There's always something to harvest on the island this time of year. So even if my garden didn't exactly rise to meet my aspirations, if I look around I will easily spy something else that's ripe or nearly ripe. The pears, for instance.
In the fall of 2007, our first on the island, the pears simply dropped from the trees when they got tired of clinging to the branches. We did not pay them any attention that fall. I imagine that our neglect made the sheep and the deer very glad, as it continued the seasonal windfall of apples and pears they had gotten used to and come to expect during all the years when the house was empty and nobody cared for the fruit. Except them.Last fall we were eager to pick the pears. But we didn't know when to pick them, nor did we know to let them ripen off the tree. We learned those basics last fall. We pressed the pears and ended up with a few gallons of perry, which is the old name for pear cider, and also the name of the first family to live in this house. It was an extraordinary experience to drink it; it tasted like fall.
This past spring Greg pruned the pear trees. The older one, which was very tall, got a radical pruning. It will be much easier to pick the pears now that the tree is smaller. But, maybe at least in part because of the pruning, the older tree did not bear very many pears this year.
Greg pruned the younger tree, too, last spring, but not as drastically. This fall its pears have been plentiful. They seem like a bosc of some sort.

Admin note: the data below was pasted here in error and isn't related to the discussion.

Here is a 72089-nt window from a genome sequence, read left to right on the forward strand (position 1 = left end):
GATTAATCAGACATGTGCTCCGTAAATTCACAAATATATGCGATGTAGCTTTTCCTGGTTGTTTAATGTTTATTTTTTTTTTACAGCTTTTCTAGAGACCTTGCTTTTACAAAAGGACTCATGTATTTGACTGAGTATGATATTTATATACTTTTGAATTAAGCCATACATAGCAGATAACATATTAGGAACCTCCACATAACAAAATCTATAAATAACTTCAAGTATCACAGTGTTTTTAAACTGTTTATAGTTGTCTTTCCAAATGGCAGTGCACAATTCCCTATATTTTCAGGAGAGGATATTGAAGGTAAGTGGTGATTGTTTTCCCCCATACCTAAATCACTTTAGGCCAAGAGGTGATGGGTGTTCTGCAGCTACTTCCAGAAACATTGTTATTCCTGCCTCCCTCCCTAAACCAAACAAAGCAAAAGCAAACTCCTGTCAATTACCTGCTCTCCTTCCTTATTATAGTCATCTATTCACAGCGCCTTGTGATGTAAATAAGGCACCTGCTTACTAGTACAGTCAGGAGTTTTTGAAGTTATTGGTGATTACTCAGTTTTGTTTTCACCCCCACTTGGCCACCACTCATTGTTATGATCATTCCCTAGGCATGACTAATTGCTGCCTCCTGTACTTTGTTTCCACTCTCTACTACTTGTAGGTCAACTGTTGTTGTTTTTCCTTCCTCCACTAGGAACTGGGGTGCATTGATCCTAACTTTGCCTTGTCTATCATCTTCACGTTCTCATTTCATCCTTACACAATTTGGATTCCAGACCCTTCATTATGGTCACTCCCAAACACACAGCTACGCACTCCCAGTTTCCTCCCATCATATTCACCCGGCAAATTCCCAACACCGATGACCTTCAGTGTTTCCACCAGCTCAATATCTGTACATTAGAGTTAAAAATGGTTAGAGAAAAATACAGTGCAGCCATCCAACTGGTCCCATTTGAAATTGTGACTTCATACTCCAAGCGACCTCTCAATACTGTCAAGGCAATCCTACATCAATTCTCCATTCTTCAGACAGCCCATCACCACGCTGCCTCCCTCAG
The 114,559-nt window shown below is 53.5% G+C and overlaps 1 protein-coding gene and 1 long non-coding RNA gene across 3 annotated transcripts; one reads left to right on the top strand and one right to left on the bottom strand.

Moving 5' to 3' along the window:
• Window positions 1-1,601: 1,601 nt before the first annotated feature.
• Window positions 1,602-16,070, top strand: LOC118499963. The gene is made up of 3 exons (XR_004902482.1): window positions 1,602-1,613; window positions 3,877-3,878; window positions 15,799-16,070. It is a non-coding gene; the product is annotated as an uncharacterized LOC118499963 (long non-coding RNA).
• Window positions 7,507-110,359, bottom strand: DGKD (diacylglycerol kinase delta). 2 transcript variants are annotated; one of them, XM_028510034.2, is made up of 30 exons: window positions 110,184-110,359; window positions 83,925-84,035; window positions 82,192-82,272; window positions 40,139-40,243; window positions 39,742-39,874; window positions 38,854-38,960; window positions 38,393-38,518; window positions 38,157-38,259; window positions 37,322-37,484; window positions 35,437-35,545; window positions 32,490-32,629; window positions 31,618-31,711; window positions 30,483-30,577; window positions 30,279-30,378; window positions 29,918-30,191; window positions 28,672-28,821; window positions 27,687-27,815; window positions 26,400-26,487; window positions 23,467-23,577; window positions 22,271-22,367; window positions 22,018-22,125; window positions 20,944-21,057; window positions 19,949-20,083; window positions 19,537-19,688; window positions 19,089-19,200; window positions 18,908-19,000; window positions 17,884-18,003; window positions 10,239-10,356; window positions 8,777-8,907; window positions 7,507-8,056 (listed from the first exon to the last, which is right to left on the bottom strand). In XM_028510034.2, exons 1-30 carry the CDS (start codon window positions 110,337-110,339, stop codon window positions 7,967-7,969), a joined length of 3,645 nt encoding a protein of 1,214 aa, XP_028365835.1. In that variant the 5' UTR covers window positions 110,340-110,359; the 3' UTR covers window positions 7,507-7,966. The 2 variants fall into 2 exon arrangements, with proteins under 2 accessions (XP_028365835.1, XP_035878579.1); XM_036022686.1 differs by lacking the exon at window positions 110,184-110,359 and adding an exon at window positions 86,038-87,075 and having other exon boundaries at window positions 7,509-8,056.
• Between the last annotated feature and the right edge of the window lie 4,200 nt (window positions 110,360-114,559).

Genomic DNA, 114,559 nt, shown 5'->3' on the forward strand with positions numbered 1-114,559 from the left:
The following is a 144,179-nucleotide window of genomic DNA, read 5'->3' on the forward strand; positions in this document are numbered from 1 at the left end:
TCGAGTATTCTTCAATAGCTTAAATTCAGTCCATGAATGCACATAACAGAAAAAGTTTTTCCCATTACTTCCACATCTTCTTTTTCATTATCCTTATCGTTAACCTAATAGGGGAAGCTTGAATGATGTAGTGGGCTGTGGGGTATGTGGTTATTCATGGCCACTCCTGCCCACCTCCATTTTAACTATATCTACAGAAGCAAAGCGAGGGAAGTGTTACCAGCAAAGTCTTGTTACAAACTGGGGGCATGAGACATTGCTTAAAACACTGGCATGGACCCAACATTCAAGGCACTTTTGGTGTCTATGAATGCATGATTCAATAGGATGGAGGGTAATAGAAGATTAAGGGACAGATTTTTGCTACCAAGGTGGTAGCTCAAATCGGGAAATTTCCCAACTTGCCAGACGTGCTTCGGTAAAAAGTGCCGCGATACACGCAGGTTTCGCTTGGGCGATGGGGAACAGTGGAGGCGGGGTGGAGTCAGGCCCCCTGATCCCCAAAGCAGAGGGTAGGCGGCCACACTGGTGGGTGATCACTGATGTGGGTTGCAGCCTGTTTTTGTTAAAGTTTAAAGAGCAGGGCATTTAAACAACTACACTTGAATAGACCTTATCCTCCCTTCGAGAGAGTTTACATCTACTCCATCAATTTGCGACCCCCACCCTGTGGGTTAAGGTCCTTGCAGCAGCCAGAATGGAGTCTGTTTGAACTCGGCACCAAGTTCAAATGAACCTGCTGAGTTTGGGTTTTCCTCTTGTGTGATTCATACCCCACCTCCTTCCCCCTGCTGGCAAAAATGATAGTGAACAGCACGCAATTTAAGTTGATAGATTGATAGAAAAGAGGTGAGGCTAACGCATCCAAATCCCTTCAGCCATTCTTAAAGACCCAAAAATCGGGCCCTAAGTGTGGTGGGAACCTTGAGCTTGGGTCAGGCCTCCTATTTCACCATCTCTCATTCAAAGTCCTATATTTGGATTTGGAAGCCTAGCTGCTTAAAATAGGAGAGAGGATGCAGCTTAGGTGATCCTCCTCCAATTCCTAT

Today Greg went up into the tree to pick the pears.
It was a day that contained a bit of everything: sun and shadow, racing clouds and wind, rain drops, splotches of bright blue sky, more clouds. The wind swirled around from east to west and the temperature dropped. The weather kept changing all day long so you never could decide what kind of day it was. It was a good day to be up in a tree.
He stood on the short ladder to reach the pears hanging from the upper branches. You have to pull upward with your hand to snap the stem without tearing the flesh of the pear. You need to keep the stem on the fruit. So picking them requires some attention and care.In the end he harvested about a wheelbarrow full. We'll press most of them for perry, but we'll keep some to eat later on, when they are ripe, and to give away.
We are grateful to the Perrys and the Gouldens and Elizabeth Hyde for planting these trees and for taking care of them for so many years.
Last year we saved the last two pears for Skipper and Radar to have with their lunch on the first day of the lobster season, which is around December 1st. I remember how amazing the next-to-last two tasted then. I hope that on December 1st we will again be tasting the fullness of ripened pears.